It’s refreshing when video games feel like they resonate with real places that I’ve been.
Should the design of a game dictate the nature of the community that plays it, or should the community dictate the design?
Any traveler can relate to Earthbound's emphasis on mundane items and limited space, especially those with sinus infections.
Shadow of Mordor tells a very stupid story, but we can't stop playing it.
A few indie developers got to show off their works in progress to me at IndieCade East 2015, including Knee Deep, Liege, and Moonshot
Valiant Hearts wants to show us that war isn’t caused by super villains, and their defeat changes nothing in the grand scheme of things. However, the presence of a super villain in the story still detracts from the harsh reality the game wants to explore.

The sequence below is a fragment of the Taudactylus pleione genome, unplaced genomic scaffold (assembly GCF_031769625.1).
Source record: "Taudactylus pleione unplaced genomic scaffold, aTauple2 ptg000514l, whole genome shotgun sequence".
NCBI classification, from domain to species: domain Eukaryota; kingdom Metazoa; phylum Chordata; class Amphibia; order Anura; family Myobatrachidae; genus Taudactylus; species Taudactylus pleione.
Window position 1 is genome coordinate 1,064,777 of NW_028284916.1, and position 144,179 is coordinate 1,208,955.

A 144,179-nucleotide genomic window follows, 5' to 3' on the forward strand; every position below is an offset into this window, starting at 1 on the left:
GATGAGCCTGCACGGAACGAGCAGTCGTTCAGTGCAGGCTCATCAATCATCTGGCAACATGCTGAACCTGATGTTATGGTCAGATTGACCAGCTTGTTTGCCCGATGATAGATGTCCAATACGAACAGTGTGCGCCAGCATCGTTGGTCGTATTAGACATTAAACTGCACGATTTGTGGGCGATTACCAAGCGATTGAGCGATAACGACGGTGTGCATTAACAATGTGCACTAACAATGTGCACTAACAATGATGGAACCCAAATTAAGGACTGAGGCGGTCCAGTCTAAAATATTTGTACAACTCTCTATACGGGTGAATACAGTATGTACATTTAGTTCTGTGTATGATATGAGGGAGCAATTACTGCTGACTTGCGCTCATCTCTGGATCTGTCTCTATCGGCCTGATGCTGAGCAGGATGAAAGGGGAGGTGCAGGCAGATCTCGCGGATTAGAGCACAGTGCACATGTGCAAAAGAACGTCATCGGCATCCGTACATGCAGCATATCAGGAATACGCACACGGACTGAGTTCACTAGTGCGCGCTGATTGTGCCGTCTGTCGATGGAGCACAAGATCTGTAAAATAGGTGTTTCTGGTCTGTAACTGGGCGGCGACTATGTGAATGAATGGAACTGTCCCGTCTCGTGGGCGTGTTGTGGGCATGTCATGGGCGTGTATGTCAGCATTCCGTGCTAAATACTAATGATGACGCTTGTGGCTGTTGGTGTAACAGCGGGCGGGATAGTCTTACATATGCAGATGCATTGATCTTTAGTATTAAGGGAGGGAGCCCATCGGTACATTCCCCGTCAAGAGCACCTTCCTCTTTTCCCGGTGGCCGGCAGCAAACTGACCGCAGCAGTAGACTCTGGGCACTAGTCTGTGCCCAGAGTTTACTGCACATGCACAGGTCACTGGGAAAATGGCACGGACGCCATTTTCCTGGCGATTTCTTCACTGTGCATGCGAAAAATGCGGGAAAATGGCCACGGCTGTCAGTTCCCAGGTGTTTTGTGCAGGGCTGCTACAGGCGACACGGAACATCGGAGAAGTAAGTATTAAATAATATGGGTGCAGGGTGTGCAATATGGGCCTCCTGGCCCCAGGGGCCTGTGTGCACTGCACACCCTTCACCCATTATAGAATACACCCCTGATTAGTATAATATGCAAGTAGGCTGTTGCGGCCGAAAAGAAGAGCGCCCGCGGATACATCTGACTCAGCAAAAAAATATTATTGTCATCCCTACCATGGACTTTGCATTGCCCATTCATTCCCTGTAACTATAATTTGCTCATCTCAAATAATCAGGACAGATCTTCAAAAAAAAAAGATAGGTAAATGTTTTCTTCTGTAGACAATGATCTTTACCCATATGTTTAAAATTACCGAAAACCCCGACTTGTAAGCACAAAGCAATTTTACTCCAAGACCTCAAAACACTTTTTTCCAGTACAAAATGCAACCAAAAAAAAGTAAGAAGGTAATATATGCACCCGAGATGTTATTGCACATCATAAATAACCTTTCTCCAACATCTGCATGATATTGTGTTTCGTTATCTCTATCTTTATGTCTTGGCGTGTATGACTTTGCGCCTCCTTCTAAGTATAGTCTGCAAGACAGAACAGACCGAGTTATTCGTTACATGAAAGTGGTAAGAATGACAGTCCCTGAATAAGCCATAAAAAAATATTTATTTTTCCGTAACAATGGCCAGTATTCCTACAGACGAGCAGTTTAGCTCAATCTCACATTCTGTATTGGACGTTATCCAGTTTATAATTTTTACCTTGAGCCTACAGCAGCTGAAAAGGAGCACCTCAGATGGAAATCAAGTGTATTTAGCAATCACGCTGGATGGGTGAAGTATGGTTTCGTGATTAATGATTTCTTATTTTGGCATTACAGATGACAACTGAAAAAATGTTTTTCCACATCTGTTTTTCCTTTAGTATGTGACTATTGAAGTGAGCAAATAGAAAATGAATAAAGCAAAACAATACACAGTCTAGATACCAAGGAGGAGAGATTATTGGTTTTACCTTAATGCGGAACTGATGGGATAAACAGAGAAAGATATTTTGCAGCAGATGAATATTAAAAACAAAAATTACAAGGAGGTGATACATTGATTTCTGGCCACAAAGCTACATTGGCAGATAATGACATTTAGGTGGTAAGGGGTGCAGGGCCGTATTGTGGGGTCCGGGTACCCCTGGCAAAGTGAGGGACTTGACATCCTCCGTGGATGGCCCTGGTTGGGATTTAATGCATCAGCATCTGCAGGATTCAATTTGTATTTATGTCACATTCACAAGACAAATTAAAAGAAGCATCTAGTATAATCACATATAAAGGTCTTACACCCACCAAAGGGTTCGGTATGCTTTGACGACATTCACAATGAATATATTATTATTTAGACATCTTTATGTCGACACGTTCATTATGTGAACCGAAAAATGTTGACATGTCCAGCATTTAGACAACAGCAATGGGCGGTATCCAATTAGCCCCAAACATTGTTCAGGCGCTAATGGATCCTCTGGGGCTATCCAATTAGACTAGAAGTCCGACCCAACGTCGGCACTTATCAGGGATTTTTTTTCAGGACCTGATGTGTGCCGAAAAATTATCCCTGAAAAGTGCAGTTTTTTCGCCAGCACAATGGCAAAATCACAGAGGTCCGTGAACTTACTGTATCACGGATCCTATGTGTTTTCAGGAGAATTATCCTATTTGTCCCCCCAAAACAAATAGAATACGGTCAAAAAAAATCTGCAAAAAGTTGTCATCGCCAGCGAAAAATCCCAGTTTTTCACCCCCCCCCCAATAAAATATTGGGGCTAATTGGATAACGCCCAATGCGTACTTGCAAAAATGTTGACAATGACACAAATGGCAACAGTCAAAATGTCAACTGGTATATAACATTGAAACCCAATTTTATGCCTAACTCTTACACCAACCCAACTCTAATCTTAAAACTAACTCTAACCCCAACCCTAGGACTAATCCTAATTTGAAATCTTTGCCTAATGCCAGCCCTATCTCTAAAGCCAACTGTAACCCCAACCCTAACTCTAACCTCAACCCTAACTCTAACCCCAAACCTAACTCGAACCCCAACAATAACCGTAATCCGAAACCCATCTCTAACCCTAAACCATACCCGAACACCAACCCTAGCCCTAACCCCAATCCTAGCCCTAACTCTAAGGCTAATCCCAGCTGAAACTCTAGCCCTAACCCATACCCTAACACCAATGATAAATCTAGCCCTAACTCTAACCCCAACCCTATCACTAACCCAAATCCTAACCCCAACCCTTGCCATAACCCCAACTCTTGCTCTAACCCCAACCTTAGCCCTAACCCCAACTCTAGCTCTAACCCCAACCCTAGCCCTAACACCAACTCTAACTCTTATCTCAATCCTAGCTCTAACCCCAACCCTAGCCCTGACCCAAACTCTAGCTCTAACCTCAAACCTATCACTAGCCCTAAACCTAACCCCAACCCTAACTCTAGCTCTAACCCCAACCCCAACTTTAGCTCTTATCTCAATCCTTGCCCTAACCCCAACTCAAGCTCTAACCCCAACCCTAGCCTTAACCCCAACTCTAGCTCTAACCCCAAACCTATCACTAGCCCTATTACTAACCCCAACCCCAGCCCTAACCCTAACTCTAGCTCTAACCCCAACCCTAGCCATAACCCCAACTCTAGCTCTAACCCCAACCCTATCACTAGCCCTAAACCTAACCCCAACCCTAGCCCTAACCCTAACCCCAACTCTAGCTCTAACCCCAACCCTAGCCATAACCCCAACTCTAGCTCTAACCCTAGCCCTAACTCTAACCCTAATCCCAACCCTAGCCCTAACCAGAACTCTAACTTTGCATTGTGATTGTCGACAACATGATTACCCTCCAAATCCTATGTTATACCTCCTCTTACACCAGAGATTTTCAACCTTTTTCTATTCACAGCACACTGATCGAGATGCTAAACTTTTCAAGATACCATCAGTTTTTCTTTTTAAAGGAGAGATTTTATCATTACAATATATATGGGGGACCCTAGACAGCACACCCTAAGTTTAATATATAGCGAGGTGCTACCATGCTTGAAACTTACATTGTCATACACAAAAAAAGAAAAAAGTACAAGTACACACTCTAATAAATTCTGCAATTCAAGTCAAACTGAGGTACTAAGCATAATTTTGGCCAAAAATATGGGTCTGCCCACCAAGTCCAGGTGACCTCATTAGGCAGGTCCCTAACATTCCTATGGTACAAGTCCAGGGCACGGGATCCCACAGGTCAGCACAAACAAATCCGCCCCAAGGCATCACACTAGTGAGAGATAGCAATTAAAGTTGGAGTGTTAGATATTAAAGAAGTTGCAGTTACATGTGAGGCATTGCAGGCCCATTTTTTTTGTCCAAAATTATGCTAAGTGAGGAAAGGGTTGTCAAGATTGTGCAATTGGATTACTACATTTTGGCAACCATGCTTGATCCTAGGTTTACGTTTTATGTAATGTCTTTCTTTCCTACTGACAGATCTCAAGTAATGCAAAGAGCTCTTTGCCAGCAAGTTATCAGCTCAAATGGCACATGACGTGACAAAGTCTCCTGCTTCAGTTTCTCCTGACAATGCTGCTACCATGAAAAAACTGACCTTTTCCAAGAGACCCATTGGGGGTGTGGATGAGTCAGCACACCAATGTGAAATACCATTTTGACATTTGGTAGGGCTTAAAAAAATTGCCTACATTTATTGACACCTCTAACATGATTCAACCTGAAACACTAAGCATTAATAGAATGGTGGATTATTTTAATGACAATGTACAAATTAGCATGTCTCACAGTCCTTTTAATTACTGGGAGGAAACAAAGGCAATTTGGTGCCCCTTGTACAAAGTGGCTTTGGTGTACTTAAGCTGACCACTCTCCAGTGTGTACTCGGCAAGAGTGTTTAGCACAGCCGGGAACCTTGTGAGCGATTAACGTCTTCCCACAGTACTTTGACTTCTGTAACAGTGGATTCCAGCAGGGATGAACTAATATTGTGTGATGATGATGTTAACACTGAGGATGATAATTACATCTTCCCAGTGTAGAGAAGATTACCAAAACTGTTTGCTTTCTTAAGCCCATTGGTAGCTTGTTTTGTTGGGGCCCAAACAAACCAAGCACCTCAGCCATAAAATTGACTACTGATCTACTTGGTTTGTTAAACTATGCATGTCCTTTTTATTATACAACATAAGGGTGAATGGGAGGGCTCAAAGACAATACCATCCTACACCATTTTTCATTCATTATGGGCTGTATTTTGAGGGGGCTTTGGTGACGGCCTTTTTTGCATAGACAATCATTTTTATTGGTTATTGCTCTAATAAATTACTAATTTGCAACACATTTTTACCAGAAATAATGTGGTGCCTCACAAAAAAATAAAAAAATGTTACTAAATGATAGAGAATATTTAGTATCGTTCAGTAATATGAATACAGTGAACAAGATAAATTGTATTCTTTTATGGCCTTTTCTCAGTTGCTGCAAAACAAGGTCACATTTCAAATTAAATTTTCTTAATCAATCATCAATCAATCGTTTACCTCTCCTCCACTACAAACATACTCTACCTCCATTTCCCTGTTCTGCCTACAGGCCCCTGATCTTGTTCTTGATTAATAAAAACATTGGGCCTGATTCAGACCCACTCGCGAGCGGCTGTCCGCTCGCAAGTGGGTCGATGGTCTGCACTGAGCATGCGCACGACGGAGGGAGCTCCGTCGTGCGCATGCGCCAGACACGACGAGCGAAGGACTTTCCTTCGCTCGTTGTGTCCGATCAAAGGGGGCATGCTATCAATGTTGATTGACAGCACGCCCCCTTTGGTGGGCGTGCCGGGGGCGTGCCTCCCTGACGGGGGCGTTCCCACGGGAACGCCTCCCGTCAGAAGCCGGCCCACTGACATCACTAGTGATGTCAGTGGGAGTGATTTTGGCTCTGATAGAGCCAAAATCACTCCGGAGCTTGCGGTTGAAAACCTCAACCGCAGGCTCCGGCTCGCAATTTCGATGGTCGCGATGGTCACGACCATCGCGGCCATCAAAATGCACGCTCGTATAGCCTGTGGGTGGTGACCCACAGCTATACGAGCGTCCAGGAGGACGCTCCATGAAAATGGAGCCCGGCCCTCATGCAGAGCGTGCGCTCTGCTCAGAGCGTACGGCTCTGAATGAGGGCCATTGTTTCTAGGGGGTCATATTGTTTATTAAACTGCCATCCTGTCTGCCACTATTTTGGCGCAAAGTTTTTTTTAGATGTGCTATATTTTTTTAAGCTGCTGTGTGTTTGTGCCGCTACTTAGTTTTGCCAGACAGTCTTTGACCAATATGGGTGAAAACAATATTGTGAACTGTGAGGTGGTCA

If each card in Netrunner is a political cartoon, then each deck is a political paradigm.
In which the author suggests that the new Lara Croft might be the best example of androgyny in gaming.
Constant momentum in games like Alien: Isolation means I'm always engaged as a player, but that engagement comes at the cost of fear.
There shouldn’t be any "game over” screens in Westeros. That's too merciful.